These are issues that not just administrators and franchise owners have to live with, but also fans have come to accept.
Going by the packed crowds for the first three matches, the 10th edition of the IPL has got off to a flying start. This should quash compunctions that the absence of several key players — through injury, fatigue or international commitments — would affect the league's box-office.
The IPL is now robust enough to withstand such last minute setbacks. The risk of injury is always present in sport and is beyond anyone’s control. Also, international cricket will (and should) get priority over domestic leagues.
These are issues that not just administrators and franchise owners have to live with, but also fans have come to accept. Of course, if the absenteeism of star players becomes frequent, it would take its toll of the league. That aspect cannot be ignored.
The IPL’s eco-system includes, apart from fans and franchise owners, also sundry sponsors, broadcasters, media rights owners et al. This is sustained by star power, without which the league would lose flavour and appeal.
The only discordant note, in my opinion, was the opening ceremony. Or should that read in the plural, for four such ceremonies were planned this year! The wisdom of such indulgence is strongly suspect. From what one saw in the first three games, the ceremonies were unimaginative and amateurish.
At Hyderabad, where the season got underway (and therefore had the main ceremony), it was shoddily executed, the felicitations for former stalwarts Sachin Tendulkar, V.V.S. Laxman, Sourav Ganguly and Virender Sehwag notwithstanding.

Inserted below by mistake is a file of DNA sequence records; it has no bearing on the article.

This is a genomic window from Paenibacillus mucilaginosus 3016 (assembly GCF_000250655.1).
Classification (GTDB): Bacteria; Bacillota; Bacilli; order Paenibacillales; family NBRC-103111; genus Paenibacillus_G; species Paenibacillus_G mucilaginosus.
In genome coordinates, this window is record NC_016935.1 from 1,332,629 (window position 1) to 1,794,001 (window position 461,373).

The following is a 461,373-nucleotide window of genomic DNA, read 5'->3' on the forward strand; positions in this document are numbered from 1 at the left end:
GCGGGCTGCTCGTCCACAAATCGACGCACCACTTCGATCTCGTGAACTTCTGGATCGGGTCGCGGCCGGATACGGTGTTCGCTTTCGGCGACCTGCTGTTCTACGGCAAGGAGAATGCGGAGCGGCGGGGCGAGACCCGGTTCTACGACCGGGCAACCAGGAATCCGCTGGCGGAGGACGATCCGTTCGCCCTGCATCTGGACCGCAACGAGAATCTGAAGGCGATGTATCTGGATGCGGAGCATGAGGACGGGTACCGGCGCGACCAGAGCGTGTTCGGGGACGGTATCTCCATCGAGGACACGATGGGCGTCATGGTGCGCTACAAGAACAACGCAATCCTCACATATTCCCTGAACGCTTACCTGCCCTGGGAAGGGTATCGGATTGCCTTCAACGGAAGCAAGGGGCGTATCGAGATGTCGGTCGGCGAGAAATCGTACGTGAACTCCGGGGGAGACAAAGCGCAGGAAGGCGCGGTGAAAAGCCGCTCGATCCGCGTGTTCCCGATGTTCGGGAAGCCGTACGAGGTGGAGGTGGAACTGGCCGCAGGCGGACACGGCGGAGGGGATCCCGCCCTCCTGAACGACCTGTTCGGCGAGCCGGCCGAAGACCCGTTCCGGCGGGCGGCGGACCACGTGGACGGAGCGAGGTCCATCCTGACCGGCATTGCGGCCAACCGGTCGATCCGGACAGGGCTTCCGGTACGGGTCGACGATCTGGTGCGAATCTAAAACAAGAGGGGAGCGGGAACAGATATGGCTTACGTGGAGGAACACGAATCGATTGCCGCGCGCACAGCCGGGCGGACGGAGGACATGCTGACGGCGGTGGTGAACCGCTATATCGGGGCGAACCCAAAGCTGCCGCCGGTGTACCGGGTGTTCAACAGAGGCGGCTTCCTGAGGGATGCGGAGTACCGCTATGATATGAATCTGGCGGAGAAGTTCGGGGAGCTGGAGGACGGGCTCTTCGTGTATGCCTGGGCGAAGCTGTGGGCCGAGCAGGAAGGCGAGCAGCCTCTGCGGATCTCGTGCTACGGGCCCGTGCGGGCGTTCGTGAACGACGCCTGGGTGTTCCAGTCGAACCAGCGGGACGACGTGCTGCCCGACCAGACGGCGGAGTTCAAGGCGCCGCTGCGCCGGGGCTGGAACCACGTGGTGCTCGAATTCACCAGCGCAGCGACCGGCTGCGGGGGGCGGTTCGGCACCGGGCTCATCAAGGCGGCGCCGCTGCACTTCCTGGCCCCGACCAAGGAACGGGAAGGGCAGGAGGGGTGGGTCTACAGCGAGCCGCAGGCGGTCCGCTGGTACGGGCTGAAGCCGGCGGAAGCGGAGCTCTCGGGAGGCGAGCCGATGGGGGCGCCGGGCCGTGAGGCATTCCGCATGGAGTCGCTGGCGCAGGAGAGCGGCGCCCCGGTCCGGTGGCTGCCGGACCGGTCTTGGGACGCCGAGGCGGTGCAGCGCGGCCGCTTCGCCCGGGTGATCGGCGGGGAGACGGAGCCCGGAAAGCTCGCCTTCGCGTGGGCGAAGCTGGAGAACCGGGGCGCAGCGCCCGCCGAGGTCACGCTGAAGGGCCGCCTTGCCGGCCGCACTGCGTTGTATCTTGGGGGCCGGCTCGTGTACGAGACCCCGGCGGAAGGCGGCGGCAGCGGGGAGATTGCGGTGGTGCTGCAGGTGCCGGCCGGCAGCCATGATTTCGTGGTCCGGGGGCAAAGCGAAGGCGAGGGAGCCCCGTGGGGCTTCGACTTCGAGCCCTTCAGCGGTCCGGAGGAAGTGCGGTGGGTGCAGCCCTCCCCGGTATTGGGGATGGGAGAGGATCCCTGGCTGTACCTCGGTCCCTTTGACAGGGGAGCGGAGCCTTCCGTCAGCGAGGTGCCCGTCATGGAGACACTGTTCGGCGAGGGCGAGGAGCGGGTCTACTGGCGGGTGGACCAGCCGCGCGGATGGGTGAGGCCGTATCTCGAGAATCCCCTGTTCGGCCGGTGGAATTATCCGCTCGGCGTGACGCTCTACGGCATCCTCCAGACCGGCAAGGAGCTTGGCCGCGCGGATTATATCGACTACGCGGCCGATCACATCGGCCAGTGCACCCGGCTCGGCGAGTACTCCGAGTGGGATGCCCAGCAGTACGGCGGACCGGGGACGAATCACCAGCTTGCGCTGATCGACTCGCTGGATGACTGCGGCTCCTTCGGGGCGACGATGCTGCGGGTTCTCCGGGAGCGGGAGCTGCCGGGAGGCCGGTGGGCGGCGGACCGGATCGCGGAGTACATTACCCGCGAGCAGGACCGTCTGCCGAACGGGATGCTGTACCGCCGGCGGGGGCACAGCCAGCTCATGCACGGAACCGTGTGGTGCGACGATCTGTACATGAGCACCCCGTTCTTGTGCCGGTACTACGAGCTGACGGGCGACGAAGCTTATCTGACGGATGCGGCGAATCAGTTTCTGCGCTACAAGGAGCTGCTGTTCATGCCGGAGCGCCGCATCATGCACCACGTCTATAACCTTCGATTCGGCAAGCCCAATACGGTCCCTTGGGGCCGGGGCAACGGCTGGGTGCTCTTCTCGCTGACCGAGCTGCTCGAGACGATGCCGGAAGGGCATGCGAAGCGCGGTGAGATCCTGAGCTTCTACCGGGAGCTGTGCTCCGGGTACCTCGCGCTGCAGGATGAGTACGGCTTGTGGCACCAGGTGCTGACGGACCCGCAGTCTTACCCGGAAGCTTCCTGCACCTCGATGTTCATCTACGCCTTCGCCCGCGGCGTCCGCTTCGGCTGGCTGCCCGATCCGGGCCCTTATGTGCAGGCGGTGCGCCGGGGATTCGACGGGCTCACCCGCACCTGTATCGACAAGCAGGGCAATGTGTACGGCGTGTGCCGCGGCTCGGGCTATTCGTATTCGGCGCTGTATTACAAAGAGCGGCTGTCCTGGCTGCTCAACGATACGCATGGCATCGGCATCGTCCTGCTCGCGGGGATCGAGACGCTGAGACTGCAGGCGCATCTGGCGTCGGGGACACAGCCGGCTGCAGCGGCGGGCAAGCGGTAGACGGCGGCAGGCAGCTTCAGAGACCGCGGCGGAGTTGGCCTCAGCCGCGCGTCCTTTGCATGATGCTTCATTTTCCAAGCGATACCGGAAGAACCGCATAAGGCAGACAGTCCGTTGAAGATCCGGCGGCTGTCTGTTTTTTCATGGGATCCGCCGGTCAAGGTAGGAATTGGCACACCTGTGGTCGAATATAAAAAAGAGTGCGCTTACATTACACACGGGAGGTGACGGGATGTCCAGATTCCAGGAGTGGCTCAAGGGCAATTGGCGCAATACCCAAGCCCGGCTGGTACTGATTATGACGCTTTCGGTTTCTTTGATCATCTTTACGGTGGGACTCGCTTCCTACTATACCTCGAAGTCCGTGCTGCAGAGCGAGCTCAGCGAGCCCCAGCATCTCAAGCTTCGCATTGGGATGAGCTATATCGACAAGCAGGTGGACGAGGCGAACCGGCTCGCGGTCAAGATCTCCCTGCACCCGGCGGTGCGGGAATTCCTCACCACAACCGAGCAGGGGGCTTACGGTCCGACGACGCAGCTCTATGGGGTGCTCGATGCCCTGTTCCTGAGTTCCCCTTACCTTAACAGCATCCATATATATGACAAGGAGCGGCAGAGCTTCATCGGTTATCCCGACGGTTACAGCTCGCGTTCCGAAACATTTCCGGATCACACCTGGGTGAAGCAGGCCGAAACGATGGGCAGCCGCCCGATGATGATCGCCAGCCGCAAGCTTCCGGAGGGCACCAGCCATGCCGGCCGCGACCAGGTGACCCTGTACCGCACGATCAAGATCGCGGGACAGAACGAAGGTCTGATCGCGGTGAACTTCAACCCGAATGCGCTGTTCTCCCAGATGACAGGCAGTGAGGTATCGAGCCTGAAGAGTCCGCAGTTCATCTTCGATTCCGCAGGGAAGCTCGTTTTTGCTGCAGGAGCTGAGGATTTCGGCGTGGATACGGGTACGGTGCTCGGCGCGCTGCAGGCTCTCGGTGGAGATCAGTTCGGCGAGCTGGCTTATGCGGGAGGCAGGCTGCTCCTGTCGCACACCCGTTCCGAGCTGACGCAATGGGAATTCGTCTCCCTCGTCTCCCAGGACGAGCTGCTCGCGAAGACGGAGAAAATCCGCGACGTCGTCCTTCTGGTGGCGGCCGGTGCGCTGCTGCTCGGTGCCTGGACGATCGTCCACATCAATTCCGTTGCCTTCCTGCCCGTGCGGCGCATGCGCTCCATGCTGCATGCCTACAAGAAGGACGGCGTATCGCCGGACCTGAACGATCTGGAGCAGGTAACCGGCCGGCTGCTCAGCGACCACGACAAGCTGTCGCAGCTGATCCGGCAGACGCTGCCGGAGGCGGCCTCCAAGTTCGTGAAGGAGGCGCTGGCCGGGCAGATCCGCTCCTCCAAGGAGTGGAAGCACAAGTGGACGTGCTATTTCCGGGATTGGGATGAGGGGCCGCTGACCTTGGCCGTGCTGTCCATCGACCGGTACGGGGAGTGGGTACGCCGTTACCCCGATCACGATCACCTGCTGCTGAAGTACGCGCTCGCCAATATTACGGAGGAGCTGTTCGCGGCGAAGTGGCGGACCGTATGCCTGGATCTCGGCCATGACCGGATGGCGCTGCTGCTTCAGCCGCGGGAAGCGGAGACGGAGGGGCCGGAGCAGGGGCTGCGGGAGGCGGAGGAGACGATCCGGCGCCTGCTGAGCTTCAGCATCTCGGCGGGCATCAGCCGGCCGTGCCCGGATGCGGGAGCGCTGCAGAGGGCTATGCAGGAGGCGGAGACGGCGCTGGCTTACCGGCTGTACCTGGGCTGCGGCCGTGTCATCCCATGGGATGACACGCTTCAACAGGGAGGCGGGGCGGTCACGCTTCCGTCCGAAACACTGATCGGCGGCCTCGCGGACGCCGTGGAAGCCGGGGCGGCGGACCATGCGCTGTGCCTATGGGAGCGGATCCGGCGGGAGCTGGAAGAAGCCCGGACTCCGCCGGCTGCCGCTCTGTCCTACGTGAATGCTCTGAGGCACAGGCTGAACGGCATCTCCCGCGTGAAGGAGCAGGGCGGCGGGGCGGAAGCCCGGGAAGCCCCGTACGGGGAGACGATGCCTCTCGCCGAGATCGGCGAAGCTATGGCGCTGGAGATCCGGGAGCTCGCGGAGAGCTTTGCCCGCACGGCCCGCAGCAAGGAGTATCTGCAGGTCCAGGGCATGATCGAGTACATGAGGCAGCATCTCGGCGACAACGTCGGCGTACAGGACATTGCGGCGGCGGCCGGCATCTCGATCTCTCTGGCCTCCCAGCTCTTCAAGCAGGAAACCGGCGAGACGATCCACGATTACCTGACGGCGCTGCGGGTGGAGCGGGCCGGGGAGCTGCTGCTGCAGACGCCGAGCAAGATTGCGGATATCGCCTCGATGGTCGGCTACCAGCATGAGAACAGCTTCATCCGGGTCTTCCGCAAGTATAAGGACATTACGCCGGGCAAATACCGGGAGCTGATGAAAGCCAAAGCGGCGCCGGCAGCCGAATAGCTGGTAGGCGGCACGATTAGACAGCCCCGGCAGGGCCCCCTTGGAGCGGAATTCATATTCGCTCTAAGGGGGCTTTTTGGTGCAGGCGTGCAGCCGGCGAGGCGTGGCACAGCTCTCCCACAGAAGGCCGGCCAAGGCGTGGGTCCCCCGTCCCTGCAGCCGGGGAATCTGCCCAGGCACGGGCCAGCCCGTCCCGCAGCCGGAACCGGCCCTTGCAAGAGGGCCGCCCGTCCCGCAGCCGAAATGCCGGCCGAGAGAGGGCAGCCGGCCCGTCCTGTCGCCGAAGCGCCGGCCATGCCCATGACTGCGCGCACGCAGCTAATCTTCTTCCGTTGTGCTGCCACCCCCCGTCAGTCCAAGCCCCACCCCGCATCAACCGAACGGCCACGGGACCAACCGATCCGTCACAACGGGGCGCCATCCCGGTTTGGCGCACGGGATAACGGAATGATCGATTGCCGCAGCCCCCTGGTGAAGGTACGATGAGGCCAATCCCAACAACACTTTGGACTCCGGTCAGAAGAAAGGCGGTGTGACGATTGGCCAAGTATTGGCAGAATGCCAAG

Why Rahul Dravid couldn’t make it I have no clue, but without him, the bracket of batting greats of the previous generation is incomplete. Even if he was coy about it, Dravid had to be compelled to participate. Or the event should have been differently structured.
I’ll take it a step further. Should such honour ignore Anil Kumble, arguably India’s greatest match-winner? It is these things that make batting achievements get undue weightage vis-a-vis the bowling in India, which needs urgent and serious correction.
Nevertheless, the cricket action more than made up for this poor exhibition. Though two of the three matches (played till Friday) were one-sided affairs, there were enough thrills and spills to keep fans and viewers engaged despite the missing stars.
Defending champion Hyderabad began in style against Bangalore who clearly had their heft in batting diminished without Virat Kohli, AB de Villiers and K.L. Rahul. At Rajkot, Chris Lynn and Gautam Gambhir powered Kolkata to a stunning 10-wicket win over Gujarat.
These are early days, but even after just one match each, Hyderabad and Kolkata announced themselves as the teams to beat this year. Not just the margin of victory, but the manner in which it was achieved and the fine balance in team composition they possess that was impressive.
Pune, so dismal last year, prevailed in a humdinger against Mumbai. The virtuosity of Steve Smith, who captains the team this year, saw them home in a pulsating final over. If he continues in this rich vein, the young Aussie may be anointed Peshwa in Pune!
However, despite the brilliant batting of Smith, Lynn, Gambhir, Yuvraj, Rahane and Raina, the first three days was noteworthy for the wrist spinners on view.
Leg spinners Imran Tahir, Adam Zampa, Yuzvendra Chahal, Rashid Khan and Kuldeep Yadav with his left-arm chinaman stuff had batsmen flummoxed and spectators in thrall.